After reading this article and thinking about school reform on a regular basis, here are my thoughts about the current state of affairs with regard to the Common Core.
- The CCS are well written and cover essential skills students need for being a well-rounded student.
- Implementation of the CCS requires excellent training of teachers, many of whom feel as though they have not received adequate training.
- Successful implementation of the CCS requires bold leadership on the part of principals and district leaders.
- The conversation about high-stakes tests measuring mastery of the standards should be separated from any decision about whether the standards are robust. While linked, the standards should stand on their own.
- Politicians should not be trusted when pushing one position or another with regard to the standards. Their motives get in the way of honest conversation about the standards’ value. Also, they are ill-equipped to make informed decisions and generally use information that is not accurate.
Put decision-making about national education standards in the hands of a state or district panel or task force that is composed of researchers, educators, developmental psychologists and school administrators. Leave politicians off to the side until there is a request to fund initiatives designed to promote successful adoption of the standards. Get the politics out of the conversation for the good of ALL students and teachers.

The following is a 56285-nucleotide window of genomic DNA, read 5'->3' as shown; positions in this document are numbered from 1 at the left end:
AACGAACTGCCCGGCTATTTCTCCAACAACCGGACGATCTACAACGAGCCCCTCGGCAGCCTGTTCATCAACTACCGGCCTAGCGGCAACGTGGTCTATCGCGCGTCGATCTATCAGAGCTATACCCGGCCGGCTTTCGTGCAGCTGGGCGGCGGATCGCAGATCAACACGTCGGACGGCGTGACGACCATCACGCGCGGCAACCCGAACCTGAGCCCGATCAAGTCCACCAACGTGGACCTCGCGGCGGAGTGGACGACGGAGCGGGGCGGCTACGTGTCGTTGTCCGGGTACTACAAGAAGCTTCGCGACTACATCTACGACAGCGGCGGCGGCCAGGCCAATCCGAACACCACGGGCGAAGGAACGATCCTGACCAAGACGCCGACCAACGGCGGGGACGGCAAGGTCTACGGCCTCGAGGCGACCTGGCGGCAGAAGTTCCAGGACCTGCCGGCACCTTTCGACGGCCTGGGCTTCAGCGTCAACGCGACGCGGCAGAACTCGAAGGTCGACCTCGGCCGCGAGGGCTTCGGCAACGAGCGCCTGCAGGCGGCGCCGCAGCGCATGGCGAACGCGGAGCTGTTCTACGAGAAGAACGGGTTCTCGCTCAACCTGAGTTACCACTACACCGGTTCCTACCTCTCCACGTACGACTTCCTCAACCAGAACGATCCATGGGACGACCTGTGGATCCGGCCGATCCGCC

This 3 minute video gives a good introduction to why the Common Core Standards are a valuable initiative.
Myths versus facts of the Common Core Standards (click here)
About the standards (click here)
Edutopia has compiled a set of resources on the Common Core Standards (click here)
Achieve the Core is an official website with good resources on CCS (click here)
Article by Kenneth Chang in New York Times, With Common Core, Fewer Topics but Covered More Rigorously
Caution and the Common Core, a NY Times editorial
Why States are backing out on common standards and tests? The Hechinger Report, Charles Chieppo and Jamie Gass, August 15, 2013
Common Core Standards: Are we on the right track? Center for Teaching Blog post, Robert Ryshke, August 12, 2013
Ed Secretary Defends Common Core: Feds didn’t write, approve or mandate them, Get Schooled, Maureen Downey, June 26, 2013
Cobb sets back Common Core and possibly state, Get Schooled, Maureen Downey, May 14, 2013
Common Core Standards Already Being Taught Despite Political Controversy, Survey Shows, Huffington Post, Joy Resmovits, August 7, 2013
States Rollout of the Common Core Goes Under the Microscope, Education Week, April 15, 2014